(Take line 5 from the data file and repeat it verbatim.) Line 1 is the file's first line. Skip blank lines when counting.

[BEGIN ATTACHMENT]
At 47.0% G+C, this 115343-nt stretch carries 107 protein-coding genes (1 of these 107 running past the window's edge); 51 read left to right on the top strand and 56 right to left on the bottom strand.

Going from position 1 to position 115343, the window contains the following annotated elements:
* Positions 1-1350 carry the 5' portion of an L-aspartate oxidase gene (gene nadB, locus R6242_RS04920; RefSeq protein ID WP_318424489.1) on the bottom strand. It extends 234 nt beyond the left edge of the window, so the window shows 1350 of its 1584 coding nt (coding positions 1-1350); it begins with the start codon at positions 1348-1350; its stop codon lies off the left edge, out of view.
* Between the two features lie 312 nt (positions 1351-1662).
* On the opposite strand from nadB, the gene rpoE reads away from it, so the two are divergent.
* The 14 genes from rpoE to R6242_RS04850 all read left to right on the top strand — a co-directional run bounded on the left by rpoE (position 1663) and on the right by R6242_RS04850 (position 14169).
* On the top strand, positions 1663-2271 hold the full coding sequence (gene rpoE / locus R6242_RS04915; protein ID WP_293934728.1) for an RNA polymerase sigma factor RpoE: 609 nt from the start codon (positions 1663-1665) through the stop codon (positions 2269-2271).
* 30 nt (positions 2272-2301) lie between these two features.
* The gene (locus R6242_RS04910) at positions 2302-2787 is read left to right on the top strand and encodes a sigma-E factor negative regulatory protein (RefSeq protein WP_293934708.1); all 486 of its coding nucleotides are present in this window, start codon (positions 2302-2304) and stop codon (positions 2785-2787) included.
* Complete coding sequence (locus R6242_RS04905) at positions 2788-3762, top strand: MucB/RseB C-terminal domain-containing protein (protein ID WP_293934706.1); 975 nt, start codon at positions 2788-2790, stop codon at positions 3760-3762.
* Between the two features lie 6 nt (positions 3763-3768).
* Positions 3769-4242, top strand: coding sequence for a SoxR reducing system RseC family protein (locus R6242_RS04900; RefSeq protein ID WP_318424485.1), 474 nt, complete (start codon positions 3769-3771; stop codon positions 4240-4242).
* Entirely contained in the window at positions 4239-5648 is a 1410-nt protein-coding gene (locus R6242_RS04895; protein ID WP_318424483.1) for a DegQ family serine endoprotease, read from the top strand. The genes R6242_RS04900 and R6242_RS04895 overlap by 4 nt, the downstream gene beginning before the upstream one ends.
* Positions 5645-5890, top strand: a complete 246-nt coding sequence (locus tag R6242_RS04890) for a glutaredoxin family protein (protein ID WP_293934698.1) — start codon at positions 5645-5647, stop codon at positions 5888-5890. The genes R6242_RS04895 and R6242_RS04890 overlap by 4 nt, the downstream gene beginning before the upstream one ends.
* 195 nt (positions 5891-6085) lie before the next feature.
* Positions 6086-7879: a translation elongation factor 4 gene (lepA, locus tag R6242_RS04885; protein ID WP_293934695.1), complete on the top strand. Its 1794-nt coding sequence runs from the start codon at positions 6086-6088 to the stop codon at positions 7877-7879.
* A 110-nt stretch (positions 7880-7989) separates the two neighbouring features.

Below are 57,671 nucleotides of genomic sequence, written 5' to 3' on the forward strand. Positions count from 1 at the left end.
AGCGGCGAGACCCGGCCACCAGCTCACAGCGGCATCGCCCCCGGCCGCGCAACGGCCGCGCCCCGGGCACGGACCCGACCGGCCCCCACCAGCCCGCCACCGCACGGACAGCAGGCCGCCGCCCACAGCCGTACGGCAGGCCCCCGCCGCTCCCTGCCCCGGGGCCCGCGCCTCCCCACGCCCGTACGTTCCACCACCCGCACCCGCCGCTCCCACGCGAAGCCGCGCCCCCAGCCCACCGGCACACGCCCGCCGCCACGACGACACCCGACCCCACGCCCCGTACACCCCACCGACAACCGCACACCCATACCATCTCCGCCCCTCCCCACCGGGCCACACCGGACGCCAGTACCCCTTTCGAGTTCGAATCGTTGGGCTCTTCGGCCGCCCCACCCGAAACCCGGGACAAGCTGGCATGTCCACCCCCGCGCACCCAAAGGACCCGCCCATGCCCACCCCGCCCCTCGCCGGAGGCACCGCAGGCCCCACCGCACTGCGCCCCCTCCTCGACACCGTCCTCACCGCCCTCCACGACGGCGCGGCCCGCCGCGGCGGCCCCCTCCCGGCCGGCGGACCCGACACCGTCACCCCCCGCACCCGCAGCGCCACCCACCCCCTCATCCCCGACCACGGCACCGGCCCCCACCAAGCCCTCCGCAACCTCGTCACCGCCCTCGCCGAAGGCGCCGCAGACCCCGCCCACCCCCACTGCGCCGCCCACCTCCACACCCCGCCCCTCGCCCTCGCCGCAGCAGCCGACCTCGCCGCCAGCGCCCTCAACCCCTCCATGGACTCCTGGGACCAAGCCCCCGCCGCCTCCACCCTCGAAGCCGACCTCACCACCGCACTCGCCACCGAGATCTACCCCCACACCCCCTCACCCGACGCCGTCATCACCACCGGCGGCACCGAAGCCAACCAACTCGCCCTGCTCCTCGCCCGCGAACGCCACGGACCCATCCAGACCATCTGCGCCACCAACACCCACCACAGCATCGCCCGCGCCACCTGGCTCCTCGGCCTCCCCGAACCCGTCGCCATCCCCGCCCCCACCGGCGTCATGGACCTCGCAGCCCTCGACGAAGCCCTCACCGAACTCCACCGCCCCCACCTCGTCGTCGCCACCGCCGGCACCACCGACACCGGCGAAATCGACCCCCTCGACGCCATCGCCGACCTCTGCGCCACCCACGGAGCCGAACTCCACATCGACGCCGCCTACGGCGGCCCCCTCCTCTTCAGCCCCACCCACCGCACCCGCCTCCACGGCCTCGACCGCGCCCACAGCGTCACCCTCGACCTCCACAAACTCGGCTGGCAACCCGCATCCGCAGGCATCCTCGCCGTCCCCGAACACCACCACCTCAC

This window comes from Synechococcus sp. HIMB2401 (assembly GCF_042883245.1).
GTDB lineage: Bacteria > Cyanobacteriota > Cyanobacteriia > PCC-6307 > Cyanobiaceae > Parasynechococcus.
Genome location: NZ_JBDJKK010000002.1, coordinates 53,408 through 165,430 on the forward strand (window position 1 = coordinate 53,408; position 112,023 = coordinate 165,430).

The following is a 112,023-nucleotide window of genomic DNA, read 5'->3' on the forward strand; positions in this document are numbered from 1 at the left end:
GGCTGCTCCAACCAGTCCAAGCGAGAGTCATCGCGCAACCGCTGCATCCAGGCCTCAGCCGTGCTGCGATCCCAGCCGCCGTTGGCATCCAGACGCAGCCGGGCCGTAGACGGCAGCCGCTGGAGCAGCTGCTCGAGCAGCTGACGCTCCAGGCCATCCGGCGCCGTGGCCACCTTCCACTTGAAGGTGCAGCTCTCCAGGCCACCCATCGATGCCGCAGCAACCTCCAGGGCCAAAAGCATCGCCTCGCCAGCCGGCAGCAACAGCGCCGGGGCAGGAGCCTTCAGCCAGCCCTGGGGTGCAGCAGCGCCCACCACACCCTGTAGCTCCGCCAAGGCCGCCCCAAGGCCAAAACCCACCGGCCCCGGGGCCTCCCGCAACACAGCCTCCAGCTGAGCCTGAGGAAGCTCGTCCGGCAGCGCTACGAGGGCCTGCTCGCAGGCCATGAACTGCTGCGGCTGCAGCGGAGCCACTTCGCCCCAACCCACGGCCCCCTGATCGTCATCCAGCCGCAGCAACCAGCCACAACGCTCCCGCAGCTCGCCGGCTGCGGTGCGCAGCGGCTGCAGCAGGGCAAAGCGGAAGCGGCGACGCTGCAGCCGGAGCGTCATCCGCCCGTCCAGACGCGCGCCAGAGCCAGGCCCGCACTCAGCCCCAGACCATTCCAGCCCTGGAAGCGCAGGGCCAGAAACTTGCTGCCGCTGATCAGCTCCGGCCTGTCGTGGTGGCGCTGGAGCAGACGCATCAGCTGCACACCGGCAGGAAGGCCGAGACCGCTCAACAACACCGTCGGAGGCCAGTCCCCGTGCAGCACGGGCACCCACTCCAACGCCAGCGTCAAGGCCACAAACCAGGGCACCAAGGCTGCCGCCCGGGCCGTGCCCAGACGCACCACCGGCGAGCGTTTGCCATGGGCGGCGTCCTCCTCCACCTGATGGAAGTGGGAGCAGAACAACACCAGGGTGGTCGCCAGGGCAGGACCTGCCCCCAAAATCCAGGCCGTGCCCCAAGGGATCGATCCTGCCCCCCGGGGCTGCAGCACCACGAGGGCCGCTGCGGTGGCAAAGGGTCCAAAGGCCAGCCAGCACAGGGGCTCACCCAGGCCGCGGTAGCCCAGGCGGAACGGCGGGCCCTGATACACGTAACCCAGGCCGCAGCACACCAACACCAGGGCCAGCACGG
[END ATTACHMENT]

* On the opposite strand from nadB, the gene rpoE reads away from it, so the two are divergent.